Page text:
Contributions of neural tone to in vivo passive muscle--tendon unit biomechanical properties in a rat rotator cuff animal model.
Passive viscoelastic properties of muscle-tendon units are key determinants of intra- and post-operative success. Atrophied, retracted, and stiff muscle-tendon units are technically challenging to manipulate and perform poorly after surgical repair. This study employs botulinum neurotoxin A (BoNT-A)-mediated inhibition of presynaptic acetylcholine release to examine in vivo neural contributions to soft-tissue biomechanical properties. In vivo load-relaxation and active muscle contractile force testing protocols were performed in the rat rotator cuff model. The passive properties were assessed using linear regression analysis and Fung's quasi-linear viscoelastic (QLV) model. BoNT-A injected muscle--tendon units had a significant reduction in force of contraction (p = 0.001). When compared to saline injected controls, the BoNT-A significantly decreased parameter 'A' of the QLV model, which represents the linear elastic response (p = 0.032). The viscous properties in the BoNT-A treatment group were not significantly different from saline injected controls, as determined by comparison of QLV model parameters 'C,' 'τ(1),' and 'τ(2).' In conclusion, neural tone contributes significantly to muscle-tendon unit passive biomechanical properties. Pre-surgical treatment with BoNT-A may improve the rehabilitation of muscle by altering its passive elastic properties. Accordingly, pharmacological modulation of skeletal muscle stiffness with BoNT-A increases flexibility, potentially improving function. Chemical denervation with BoNT-A may also improve the manipulation of stiff and difficult to mobilize muscles during surgical procedures.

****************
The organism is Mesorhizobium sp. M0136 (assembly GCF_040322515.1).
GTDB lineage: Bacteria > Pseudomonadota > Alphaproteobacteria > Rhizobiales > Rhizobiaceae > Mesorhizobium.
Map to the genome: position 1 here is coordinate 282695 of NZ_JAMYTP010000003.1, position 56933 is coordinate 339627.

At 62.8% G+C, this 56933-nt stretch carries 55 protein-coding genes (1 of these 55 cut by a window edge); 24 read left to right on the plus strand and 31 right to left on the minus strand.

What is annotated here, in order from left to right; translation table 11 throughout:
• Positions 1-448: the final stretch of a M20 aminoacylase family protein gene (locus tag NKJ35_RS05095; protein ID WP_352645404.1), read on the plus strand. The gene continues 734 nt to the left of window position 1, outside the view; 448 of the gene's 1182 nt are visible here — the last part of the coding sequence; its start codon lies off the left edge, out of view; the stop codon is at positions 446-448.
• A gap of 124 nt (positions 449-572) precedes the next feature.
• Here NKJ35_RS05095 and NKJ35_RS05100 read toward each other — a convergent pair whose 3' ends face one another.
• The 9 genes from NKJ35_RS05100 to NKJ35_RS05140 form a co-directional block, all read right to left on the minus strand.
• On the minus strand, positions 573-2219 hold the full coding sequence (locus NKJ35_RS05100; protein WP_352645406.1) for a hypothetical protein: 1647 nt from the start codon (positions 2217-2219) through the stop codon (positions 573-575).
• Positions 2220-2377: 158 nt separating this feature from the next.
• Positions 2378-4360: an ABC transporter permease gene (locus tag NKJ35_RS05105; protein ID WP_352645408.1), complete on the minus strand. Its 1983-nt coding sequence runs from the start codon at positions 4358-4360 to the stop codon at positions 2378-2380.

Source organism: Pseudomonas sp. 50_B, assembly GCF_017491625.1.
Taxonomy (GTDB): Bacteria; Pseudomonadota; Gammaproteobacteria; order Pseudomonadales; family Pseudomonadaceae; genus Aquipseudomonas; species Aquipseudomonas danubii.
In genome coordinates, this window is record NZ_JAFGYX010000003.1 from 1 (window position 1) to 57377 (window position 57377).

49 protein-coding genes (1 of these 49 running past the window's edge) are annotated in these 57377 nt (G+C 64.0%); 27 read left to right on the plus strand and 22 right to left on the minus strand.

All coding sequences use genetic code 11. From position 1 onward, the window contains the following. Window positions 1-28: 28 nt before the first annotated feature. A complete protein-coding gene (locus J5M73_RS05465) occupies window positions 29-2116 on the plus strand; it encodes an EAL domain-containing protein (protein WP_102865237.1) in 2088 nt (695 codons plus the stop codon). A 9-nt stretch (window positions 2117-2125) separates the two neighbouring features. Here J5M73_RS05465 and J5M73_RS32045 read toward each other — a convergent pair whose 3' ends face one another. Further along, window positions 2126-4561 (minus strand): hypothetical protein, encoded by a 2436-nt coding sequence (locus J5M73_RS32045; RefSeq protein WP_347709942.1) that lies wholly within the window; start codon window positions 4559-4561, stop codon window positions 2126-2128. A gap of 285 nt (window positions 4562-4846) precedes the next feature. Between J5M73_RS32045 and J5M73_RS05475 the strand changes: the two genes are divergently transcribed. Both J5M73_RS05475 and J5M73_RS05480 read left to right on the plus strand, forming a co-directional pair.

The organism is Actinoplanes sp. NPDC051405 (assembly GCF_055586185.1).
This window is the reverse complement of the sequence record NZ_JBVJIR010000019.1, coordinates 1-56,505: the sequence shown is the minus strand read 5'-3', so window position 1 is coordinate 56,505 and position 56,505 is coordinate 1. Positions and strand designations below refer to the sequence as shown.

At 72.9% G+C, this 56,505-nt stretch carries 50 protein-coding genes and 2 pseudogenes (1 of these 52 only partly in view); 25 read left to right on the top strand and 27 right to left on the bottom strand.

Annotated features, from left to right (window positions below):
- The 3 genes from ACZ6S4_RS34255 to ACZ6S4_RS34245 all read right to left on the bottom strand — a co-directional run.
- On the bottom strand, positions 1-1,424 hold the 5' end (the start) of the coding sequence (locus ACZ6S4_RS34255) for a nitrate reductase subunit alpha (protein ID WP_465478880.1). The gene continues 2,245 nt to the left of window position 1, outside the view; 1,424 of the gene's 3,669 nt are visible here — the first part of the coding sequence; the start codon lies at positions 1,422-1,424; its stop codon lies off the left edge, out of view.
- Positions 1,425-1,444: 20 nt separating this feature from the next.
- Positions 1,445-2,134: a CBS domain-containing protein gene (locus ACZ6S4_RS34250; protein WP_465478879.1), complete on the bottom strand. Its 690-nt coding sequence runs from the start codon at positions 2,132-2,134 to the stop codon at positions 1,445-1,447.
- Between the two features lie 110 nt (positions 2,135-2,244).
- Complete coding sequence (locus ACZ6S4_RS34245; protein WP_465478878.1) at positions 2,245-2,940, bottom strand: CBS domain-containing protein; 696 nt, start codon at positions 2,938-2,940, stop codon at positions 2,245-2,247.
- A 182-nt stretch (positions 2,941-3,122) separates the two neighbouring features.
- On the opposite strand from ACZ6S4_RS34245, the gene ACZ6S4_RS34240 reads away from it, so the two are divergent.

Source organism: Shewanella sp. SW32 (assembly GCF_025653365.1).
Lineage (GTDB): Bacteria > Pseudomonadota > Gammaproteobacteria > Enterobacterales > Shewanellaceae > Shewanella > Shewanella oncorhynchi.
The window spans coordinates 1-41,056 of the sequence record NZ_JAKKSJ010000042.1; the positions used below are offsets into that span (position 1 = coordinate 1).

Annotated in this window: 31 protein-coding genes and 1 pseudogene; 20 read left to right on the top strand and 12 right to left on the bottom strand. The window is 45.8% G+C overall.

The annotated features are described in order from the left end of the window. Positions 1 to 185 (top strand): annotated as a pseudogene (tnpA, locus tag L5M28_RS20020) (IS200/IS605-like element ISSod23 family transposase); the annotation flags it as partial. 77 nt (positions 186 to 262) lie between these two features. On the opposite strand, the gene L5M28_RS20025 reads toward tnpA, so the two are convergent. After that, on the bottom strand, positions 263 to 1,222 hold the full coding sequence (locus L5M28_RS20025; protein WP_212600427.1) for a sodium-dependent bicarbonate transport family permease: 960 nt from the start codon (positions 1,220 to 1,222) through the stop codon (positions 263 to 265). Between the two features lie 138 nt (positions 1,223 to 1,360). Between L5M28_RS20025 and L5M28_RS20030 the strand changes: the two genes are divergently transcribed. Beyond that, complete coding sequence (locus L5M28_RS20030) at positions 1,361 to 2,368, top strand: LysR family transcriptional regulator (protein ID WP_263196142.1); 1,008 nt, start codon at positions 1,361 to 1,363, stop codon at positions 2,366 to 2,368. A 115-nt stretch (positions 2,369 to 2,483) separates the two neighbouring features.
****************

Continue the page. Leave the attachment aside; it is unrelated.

Mannava, S; Wiggins, WF; Saul, KR; Stitzel, JD; Smith, BP; Koman, LA; Smith, TL; Tuohy, CJ
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